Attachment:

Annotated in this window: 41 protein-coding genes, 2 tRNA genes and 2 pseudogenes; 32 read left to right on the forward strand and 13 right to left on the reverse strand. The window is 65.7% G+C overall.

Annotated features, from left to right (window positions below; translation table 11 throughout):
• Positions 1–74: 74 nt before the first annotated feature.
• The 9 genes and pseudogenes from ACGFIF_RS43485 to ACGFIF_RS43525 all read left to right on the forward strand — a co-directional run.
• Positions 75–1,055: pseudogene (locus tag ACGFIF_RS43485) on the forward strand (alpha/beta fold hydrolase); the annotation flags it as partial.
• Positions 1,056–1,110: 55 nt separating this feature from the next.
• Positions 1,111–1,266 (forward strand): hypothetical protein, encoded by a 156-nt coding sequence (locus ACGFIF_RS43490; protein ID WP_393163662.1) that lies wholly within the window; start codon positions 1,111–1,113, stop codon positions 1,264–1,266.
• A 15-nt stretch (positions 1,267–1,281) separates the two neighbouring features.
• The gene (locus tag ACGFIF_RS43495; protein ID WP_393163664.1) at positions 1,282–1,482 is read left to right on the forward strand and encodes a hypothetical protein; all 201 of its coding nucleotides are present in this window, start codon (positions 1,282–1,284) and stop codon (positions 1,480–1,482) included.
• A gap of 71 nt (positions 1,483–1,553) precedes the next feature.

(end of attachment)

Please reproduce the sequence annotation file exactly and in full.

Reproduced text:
Annotated in this window: 41 protein-coding genes, 2 tRNA genes and 2 pseudogenes; 32 read left to right on the forward strand and 13 right to left on the reverse strand. The window is 65.7% G+C overall.

Annotated features, from left to right (window positions below; translation table 11 throughout):
• Positions 1–74: 74 nt before the first annotated feature.
• The 9 genes and pseudogenes from ACGFIF_RS43485 to ACGFIF_RS43525 all read left to right on the forward strand — a co-directional run.
• Positions 75–1,055: pseudogene (locus tag ACGFIF_RS43485) on the forward strand (alpha/beta fold hydrolase); the annotation flags it as partial.
• Positions 1,056–1,110: 55 nt separating this feature from the next.
• Positions 1,111–1,266 (forward strand): hypothetical protein, encoded by a 156-nt coding sequence (locus ACGFIF_RS43490; protein ID WP_393163662.1) that lies wholly within the window; start codon positions 1,111–1,113, stop codon positions 1,264–1,266.
• A 15-nt stretch (positions 1,267–1,281) separates the two neighbouring features.
• The gene (locus tag ACGFIF_RS43495; protein ID WP_393163664.1) at positions 1,282–1,482 is read left to right on the forward strand and encodes a hypothetical protein; all 201 of its coding nucleotides are present in this window, start codon (positions 1,282–1,284) and stop codon (positions 1,480–1,482) included.
• A gap of 71 nt (positions 1,483–1,553) precedes the next feature.